A key point, then, is that women are equal to men, but are also wonderfully different. While some feminine desires can reveal much about who we are, others can lead us astray. Armed with a formed conscience, women can distinguish which desires fulfill a greater purpose and which yearnings distort purpose.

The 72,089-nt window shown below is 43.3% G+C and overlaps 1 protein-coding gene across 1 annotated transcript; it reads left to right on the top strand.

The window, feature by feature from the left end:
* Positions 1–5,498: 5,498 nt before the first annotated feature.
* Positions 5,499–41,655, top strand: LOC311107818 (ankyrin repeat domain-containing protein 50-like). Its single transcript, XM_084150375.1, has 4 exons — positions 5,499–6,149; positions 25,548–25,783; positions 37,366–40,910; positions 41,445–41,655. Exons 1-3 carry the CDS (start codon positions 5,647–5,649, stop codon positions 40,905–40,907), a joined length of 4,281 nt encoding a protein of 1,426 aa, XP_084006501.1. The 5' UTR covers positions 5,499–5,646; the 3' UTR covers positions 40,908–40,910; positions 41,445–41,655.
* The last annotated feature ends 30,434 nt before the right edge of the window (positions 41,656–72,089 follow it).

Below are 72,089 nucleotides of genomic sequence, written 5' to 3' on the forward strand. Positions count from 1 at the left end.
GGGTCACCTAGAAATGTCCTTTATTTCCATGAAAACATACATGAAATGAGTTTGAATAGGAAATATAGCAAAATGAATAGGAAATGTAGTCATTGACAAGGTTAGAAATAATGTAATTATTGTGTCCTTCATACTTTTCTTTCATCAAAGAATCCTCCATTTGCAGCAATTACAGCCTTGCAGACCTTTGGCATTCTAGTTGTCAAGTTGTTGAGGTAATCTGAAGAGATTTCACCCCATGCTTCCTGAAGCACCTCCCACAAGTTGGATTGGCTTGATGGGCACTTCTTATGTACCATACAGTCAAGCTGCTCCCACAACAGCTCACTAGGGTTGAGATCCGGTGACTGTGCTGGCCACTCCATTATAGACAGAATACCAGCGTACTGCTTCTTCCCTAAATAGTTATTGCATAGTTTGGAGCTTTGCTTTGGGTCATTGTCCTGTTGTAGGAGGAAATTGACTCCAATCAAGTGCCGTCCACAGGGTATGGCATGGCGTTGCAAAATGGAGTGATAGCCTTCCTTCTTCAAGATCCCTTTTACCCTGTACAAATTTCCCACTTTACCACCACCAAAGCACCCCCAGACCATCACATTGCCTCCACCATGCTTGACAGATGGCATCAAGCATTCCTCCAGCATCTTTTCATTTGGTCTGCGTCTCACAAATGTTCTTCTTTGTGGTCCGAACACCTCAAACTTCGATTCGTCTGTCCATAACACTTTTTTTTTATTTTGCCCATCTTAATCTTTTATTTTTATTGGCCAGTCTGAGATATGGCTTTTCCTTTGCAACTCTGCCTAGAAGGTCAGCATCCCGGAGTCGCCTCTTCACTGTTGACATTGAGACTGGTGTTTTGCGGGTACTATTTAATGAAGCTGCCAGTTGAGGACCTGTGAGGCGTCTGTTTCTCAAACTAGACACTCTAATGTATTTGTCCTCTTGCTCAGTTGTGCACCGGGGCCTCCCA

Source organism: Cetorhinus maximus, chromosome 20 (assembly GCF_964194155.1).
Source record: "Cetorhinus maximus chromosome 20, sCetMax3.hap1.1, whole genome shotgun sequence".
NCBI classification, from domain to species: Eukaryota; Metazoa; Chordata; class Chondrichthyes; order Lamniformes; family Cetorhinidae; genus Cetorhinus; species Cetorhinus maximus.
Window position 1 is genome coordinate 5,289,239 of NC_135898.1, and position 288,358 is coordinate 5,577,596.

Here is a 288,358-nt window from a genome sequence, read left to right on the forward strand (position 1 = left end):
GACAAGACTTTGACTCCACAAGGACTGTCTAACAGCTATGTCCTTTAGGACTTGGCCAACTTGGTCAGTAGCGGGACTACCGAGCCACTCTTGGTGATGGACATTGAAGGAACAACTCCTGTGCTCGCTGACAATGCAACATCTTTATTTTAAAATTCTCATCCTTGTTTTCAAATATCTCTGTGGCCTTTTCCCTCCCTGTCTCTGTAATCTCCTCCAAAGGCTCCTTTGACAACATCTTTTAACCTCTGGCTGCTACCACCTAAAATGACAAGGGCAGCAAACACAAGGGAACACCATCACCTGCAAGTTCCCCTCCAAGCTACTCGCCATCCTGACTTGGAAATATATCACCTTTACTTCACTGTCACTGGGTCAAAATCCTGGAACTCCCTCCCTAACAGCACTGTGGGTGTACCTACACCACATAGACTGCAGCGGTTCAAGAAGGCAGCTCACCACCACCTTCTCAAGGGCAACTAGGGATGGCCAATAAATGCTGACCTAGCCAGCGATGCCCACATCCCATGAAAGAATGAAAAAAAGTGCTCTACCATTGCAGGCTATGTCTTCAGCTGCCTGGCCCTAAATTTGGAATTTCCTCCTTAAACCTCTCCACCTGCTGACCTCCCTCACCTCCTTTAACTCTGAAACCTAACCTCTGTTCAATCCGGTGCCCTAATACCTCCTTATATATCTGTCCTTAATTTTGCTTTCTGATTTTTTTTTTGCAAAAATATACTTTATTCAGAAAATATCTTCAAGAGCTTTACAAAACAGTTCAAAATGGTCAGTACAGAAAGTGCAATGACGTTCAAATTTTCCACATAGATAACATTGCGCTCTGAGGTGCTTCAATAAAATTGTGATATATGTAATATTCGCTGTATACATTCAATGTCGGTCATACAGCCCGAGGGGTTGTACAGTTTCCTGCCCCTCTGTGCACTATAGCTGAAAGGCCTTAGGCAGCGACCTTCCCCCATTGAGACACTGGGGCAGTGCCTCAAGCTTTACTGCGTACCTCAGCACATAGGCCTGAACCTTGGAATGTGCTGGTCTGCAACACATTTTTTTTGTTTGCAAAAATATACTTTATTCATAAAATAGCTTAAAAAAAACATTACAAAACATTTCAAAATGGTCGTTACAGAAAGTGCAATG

What do we see, then, when we look at points in the feminist movement such as the development and legalization of birth control and abortion, and where does the issue of women being priests fit in the big scheme of women’s rights? What are the roots of these desires? Birth control and abortion are said to have empowered women-supposedly they have given women power to “choose.” This type of desire, based in power, seeks to challenge basic human rights, dignity and inherencies, and is not only contrary to what it is to be a woman, it goes against what it is to be human, to be Christian, to be a servant. If this aspiration for perceived power is the motivation behind women priests, it would be safe to say, that such desires rooted in power are not genuine and do not lead us to our greater purpose. As Pope John Paul II said in his Letter to Priests, the ministerial priesthood, according to Christ’s plan, “is an expression not of domination but of service” (No. 7).